It's like when some Cubans make "Creme de Vie" (the Cuban egg nog) they use raw egg but probably the alcohol in the rum kills it.

Oh gosh in Mexico some people drink Coca-cola with raw egg beaten in, or just raw egg straight as a snack.

My grandmother likes to consume egg yolks with red wine she say's, "Me enriquece la sangre" (makes my blood richer) she probably say's that because the yolk is nutritious and red wine is good for the heart in moderation who know's.

Anonymous said...

Hello Nathan, its good to see young men learning how to cook, i am teaching my sons how to work in the kitchen, just in case they marry a girl that does not have a clue how to boil water :). My family is from Spain, Guatemala & Mexico so i got the best cooking recipes in me. I was just cruising around the web site for different ways to make Mexican meals, sometimes i get bored of my same old food. I am very open minded to try other peoples recipes, so young man feel honored that i will make your family's Mexican recipe soup this Christmas eve in my home. I am having close family members joining us this Christmas so i want to make all the delights of the season that god has to offer us. By the way i am 51 and i have been cooking since i was 5 years old when my mother put a bowl on my lap to help her make my first Tamales :)
Take care Nathan, and i will let you know how my family liked your Caldo de albondigas.

Merry Christmas to you and your family


Nathan said...

Thanks, I hope you like it let me know what you think and be honest :)

Anonymous said...

Hello Nathan, your soup recipe was a hit with all my quest on Christmas eve everyone came back for seconds. Thank you for your recipe now i am planning for my new years eve party i am making a turkey tenderloin with garlic mash potatoes and peas. Have a wonderful new year and my best wishes to you and your family :)


Nathan said...

Glad everyone enjoyed it, my mom made this soup a couple day's a go, but she made it in a more "not authentic" way, she went creative and added some "Cuban" flare to it, it was really good.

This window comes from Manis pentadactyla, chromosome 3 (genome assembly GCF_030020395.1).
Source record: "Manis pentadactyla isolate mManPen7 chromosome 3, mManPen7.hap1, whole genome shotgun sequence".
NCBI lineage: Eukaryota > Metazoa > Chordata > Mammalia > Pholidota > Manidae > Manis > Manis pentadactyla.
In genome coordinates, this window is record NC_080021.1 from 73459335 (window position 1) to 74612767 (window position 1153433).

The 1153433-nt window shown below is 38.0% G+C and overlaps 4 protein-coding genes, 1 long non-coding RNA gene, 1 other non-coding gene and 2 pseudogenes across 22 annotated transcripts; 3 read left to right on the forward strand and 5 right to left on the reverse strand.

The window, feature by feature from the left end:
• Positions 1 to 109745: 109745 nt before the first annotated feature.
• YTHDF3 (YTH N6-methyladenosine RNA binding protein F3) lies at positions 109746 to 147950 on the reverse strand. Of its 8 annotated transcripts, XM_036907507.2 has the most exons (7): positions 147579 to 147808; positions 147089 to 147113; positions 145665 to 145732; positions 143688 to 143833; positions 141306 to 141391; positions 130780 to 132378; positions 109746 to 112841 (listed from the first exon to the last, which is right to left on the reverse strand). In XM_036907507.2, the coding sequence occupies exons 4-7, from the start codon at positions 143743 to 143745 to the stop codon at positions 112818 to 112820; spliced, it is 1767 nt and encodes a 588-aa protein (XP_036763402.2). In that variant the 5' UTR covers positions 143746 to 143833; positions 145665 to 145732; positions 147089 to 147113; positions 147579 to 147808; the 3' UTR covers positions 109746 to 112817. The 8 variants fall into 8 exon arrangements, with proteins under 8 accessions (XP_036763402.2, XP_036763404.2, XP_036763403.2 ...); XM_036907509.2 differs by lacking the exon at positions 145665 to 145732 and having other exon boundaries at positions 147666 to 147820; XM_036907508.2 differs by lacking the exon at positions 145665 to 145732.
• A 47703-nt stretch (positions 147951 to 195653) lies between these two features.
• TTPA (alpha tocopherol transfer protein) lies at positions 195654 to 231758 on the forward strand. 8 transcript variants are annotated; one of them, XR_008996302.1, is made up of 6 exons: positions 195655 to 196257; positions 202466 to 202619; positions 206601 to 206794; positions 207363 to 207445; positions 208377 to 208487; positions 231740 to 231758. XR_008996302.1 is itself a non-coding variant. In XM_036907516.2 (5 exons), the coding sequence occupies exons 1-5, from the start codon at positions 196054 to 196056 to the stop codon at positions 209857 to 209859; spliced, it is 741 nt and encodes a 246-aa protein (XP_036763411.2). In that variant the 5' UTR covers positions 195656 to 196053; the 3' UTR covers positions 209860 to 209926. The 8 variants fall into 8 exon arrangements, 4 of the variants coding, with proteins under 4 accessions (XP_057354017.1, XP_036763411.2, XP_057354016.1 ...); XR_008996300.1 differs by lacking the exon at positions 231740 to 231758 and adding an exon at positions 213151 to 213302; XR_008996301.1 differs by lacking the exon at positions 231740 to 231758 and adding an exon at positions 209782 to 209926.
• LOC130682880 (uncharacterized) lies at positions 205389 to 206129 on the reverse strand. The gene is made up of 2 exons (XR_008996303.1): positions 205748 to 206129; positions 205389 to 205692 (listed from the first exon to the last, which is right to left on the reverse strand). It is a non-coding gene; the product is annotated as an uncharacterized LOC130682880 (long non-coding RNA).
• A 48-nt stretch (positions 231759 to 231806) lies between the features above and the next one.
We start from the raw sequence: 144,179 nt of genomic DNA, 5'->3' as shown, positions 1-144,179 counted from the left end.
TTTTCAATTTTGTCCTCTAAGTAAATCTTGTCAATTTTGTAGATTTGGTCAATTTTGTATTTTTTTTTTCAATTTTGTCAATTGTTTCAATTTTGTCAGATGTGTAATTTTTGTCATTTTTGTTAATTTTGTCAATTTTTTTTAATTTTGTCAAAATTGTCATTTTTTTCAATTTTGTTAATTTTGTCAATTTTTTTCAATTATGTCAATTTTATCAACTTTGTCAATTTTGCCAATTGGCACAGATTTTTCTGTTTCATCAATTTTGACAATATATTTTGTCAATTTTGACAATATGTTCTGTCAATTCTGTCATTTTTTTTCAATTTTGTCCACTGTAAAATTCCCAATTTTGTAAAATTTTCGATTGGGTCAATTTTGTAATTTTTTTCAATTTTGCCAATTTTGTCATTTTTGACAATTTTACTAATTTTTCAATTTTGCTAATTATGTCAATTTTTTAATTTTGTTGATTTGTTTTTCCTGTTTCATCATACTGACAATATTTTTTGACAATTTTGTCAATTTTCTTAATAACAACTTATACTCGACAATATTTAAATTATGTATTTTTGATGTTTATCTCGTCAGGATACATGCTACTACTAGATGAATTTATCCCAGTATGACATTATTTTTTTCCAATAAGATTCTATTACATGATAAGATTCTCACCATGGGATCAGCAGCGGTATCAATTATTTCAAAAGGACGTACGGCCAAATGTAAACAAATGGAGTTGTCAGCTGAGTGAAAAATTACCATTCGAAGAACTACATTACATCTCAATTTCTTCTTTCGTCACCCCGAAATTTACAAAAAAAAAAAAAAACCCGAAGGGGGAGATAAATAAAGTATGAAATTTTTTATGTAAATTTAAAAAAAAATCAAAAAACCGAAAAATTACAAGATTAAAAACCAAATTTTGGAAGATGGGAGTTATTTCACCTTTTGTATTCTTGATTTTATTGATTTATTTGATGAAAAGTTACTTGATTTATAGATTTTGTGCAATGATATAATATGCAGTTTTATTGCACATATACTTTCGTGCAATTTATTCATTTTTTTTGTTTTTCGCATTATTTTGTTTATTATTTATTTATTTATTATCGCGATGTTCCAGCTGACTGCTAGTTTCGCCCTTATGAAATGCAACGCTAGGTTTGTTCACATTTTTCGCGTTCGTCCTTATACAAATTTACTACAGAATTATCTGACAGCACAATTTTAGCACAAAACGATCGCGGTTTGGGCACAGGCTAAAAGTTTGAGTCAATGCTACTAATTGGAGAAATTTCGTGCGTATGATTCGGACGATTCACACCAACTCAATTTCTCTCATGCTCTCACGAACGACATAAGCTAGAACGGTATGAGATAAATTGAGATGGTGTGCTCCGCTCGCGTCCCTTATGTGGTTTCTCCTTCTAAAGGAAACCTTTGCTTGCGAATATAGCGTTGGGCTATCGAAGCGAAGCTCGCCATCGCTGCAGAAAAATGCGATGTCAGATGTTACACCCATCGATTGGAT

She made the same recipe but replaced "Yuca" for the Potatoes, she added "Goya Sazon Con Culantro y Achiote" to the soup and she seperately boiled some yellow plantains with black spots to add to the soup when done cooking. It was really good like that to.

Anonymous said...

What a great recipe. I like your technique about letting the meatballs simmer on top: this let me skim the fat from the beef without it getting too foamy. Healthier!

I didn't have mint, so I used some thai basil from my garden instead. Thai basil is a little different than normal basil and has a spicier, mintier flavor. Because I felt the herb flavor was going to be missing without the mint, I also substituted green onions for the onions in the meatballs.

This let me add a little more onion to the base: I used one small yellow onion, one small red onion, and a shallot because I like them in soup.

The shallot and red onion are sweeter so I squeezed one half of a lime in to balance the flavor.

I didn't use chipotle either but I seeded and veined one jalapeno and put him in with the onion.

Where I live -- Texas -- it is easy to find choyote. I have family in Brazil and we call this chu-chu. Brazilian food is like Cuban food so I am not surprised to find it in the recipe.

I used two green calabazas for the squash, and not yellow ones. Also I added another piece of corn because they were small and my wife likes corn. So then I said why not and added a little more carrot. Since I did not have fresh tomato on hand I used canned whole tomato and put in the whole 11 oz.

Also I used organic chicken stock instead of water. Normally I make my own flavorful stock from chicken feet but this time used a box. Maybe that scares everybody but the chicken feet are appreciated outside the US, I don't know about Mexico.

Anyway the soup was really good and my whole family liked it. Thanks for sharing the recipe and the technique!

Nathan said...

Thai Basil sounds delicious, I'm familiar with it, and I never thought of skimming the fat but yes that's a healthy idea,thanks for the feedback :) & yes Chicken feet are appreciated in Mexican cooking by some, I had them a couple times growing up, and down here in Southern California for those that like Chinese food and the Asian population chicken feet are loved as well :)

Rosy Q said...

I'm making this right now!